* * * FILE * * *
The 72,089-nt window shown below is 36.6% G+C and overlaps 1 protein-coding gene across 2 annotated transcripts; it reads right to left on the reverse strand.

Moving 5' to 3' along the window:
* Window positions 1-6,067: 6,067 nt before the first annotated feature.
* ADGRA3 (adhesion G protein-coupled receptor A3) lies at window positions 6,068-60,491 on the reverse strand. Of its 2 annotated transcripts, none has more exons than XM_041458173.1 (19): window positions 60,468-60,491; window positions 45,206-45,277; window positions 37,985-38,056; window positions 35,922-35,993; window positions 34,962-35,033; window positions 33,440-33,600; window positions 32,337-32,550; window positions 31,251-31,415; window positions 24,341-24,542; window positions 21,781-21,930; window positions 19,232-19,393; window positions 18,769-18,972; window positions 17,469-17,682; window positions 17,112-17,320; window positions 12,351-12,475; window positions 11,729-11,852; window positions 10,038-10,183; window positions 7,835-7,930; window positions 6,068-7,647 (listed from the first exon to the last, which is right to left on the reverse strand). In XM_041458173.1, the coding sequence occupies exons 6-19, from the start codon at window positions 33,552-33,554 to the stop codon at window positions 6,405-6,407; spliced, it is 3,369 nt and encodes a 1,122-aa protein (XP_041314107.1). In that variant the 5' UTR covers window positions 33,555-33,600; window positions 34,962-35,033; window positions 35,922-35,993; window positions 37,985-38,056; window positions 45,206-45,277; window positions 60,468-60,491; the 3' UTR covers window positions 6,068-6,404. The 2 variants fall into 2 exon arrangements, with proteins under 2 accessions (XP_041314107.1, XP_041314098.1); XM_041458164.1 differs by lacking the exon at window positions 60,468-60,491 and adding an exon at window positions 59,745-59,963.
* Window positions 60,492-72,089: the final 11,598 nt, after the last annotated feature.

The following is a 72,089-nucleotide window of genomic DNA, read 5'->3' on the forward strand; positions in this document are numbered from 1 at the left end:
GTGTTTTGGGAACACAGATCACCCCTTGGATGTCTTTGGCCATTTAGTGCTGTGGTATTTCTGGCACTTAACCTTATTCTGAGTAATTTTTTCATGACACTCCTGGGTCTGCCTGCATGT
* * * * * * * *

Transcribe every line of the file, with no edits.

The 72,089-nt window shown below is 36.6% G+C and overlaps 1 protein-coding gene across 2 annotated transcripts; it reads right to left on the reverse strand.

Moving 5' to 3' along the window:
* Window positions 1-6,067: 6,067 nt before the first annotated feature.
* ADGRA3 (adhesion G protein-coupled receptor A3) lies at window positions 6,068-60,491 on the reverse strand. Of its 2 annotated transcripts, none has more exons than XM_041458173.1 (19): window positions 60,468-60,491; window positions 45,206-45,277; window positions 37,985-38,056; window positions 35,922-35,993; window positions 34,962-35,033; window positions 33,440-33,600; window positions 32,337-32,550; window positions 31,251-31,415; window positions 24,341-24,542; window positions 21,781-21,930; window positions 19,232-19,393; window positions 18,769-18,972; window positions 17,469-17,682; window positions 17,112-17,320; window positions 12,351-12,475; window positions 11,729-11,852; window positions 10,038-10,183; window positions 7,835-7,930; window positions 6,068-7,647 (listed from the first exon to the last, which is right to left on the reverse strand). In XM_041458173.1, the coding sequence occupies exons 6-19, from the start codon at window positions 33,552-33,554 to the stop codon at window positions 6,405-6,407; spliced, it is 3,369 nt and encodes a 1,122-aa protein (XP_041314107.1). In that variant the 5' UTR covers window positions 33,555-33,600; window positions 34,962-35,033; window positions 35,922-35,993; window positions 37,985-38,056; window positions 45,206-45,277; window positions 60,468-60,491; the 3' UTR covers window positions 6,068-6,404. The 2 variants fall into 2 exon arrangements, with proteins under 2 accessions (XP_041314107.1, XP_041314098.1); XM_041458164.1 differs by lacking the exon at window positions 60,468-60,491 and adding an exon at window positions 59,745-59,963.
* Window positions 60,492-72,089: the final 11,598 nt, after the last annotated feature.

The following is a 72,089-nucleotide window of genomic DNA, read 5'->3' on the forward strand; positions in this document are numbered from 1 at the left end:
GTGTTTTGGGAACACAGATCACCCCTTGGATGTCTTTGGCCATTTAGTGCTGTGGTATTTCTGGCACTTAACCTTATTCTGAGTAATTTTTTCATGACACTCCTGGGTCTGCCTGCATGT